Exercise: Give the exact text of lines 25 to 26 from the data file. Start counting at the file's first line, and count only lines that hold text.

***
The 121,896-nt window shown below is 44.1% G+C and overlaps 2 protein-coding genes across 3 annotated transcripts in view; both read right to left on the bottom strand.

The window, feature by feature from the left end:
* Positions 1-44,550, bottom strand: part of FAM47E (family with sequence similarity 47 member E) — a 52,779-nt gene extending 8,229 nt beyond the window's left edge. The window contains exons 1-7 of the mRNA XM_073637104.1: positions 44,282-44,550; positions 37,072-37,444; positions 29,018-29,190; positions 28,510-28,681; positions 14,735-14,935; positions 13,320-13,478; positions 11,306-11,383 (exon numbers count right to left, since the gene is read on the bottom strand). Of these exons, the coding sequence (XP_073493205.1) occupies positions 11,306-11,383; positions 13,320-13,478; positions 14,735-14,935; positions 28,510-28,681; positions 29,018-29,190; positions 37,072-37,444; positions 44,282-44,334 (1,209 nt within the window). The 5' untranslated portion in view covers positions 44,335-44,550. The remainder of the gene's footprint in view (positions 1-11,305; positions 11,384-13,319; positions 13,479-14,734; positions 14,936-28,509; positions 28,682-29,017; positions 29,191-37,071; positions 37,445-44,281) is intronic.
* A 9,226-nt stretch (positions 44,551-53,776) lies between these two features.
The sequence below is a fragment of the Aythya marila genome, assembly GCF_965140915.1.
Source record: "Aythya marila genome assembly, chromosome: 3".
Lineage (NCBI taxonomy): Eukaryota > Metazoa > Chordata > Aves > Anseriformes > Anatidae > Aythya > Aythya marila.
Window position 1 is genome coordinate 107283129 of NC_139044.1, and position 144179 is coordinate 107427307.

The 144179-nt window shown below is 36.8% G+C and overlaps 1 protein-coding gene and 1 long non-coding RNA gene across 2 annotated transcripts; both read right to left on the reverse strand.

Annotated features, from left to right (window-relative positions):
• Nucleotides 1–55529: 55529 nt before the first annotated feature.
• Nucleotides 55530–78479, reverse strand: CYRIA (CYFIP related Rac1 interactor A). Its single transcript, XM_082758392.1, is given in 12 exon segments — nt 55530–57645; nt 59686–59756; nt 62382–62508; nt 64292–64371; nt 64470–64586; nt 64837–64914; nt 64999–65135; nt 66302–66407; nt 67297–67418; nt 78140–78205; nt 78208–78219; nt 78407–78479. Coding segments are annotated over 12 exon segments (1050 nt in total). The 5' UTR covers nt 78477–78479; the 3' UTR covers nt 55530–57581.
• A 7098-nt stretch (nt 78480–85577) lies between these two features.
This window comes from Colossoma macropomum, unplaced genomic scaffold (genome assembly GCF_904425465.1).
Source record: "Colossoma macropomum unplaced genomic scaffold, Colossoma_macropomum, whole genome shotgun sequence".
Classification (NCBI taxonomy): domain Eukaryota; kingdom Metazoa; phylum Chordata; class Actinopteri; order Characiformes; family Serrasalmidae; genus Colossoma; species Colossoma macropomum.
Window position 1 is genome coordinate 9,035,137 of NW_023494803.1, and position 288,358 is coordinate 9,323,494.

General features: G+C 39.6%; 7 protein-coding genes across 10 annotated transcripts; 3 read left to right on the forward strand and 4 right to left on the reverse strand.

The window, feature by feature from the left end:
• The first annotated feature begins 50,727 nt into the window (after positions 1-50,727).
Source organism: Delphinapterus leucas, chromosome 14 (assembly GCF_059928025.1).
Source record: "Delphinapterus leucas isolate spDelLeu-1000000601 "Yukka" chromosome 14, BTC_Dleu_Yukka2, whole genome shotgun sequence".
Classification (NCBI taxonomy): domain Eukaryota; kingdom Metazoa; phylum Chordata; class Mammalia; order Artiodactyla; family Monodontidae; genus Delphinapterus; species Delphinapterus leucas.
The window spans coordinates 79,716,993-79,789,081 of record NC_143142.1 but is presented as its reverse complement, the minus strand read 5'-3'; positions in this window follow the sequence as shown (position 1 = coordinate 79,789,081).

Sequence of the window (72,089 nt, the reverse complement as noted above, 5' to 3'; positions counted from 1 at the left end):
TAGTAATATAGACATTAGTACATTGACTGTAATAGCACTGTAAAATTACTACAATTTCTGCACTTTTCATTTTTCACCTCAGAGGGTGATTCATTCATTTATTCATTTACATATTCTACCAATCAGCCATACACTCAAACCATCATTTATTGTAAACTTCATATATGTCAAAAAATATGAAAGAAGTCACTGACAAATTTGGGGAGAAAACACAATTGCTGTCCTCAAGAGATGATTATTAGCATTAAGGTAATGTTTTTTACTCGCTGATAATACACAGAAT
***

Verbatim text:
Sequence of the window (72,089 nt, the reverse complement as noted above, 5' to 3'; positions counted from 1 at the left end):
TAGTAATATAGACATTAGTACATTGACTGTAATAGCACTGTAAAATTACTACAATTTCTGCACTTTTCATTTTTCACCTCAGAGGGTGATTCATTCATTTATTCATTTACATATTCTACCAATCAGCCATACACTCAAACCATCATTTATTGTAAACTTCATATATGTCAAAAAATATGAAAGAAGTCACTGACAAATTTGGGGAGAAAACACAATTGCTGTCCTCAAGAGATGATTATTAGCATTAAGGTAATGTTTTTTACTCGCTGATAATACACAGAAT